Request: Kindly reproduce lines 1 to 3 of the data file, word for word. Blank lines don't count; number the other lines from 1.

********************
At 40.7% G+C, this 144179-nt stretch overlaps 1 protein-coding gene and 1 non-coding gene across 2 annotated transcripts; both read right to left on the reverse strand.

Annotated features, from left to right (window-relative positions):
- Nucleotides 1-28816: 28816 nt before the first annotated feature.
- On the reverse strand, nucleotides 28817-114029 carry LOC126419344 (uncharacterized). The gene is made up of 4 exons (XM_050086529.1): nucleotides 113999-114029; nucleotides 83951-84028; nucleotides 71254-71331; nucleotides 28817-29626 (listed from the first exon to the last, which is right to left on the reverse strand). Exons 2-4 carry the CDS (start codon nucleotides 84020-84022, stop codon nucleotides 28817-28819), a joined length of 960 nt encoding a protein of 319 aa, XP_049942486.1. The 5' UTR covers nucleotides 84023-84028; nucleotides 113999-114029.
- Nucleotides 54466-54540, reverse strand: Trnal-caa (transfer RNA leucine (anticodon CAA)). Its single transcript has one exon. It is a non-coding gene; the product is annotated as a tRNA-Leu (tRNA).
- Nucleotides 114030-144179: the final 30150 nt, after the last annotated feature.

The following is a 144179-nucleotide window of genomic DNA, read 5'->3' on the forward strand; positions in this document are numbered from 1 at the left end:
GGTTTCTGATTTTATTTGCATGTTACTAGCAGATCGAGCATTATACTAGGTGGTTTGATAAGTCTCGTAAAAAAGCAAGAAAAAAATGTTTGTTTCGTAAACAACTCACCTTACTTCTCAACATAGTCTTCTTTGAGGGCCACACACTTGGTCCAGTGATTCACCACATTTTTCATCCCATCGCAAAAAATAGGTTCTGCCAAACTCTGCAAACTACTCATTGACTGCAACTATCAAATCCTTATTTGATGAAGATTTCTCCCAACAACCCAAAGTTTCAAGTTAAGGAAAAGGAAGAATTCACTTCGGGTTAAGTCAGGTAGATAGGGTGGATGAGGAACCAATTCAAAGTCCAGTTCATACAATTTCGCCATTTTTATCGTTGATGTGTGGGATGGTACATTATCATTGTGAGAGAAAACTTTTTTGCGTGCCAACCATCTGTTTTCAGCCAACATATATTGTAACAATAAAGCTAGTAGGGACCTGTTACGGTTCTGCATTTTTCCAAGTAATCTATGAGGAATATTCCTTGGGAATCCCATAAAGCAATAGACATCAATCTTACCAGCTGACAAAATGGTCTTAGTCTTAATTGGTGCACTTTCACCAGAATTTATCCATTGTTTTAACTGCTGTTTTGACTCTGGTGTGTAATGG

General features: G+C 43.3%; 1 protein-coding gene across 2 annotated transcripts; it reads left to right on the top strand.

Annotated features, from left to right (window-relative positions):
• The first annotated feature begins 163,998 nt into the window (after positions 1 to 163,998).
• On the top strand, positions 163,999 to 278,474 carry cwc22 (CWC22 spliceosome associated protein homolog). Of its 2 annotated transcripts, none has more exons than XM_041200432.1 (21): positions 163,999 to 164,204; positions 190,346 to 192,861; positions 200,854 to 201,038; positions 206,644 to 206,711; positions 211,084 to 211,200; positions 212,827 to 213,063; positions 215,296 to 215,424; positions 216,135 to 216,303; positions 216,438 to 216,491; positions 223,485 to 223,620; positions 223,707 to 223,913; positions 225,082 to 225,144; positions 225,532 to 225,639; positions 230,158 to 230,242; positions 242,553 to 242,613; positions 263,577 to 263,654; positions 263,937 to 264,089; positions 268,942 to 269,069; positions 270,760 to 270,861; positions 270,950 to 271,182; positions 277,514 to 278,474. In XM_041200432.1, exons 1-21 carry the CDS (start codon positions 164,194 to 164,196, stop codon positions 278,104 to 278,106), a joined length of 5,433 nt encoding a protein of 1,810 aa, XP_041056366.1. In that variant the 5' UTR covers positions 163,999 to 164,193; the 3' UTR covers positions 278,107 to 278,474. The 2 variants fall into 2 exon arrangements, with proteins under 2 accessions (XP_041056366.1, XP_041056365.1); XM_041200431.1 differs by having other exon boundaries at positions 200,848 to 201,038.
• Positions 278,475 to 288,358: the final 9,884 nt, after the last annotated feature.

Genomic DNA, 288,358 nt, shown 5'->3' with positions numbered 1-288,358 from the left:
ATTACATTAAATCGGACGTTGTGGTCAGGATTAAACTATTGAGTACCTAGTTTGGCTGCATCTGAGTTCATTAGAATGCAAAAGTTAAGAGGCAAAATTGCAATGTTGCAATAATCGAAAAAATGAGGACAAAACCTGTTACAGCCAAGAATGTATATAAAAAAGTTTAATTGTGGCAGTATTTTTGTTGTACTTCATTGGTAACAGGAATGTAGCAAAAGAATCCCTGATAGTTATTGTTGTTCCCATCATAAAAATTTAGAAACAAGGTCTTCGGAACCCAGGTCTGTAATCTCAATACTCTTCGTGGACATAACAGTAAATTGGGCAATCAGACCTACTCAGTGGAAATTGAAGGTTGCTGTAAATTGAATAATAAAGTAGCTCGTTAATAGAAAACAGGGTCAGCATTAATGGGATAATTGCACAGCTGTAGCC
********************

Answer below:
At 40.7% G+C, this 144179-nt stretch overlaps 1 protein-coding gene and 1 non-coding gene across 2 annotated transcripts; both read right to left on the reverse strand.

Annotated features, from left to right (window-relative positions):
- Nucleotides 1-28816: 28816 nt before the first annotated feature.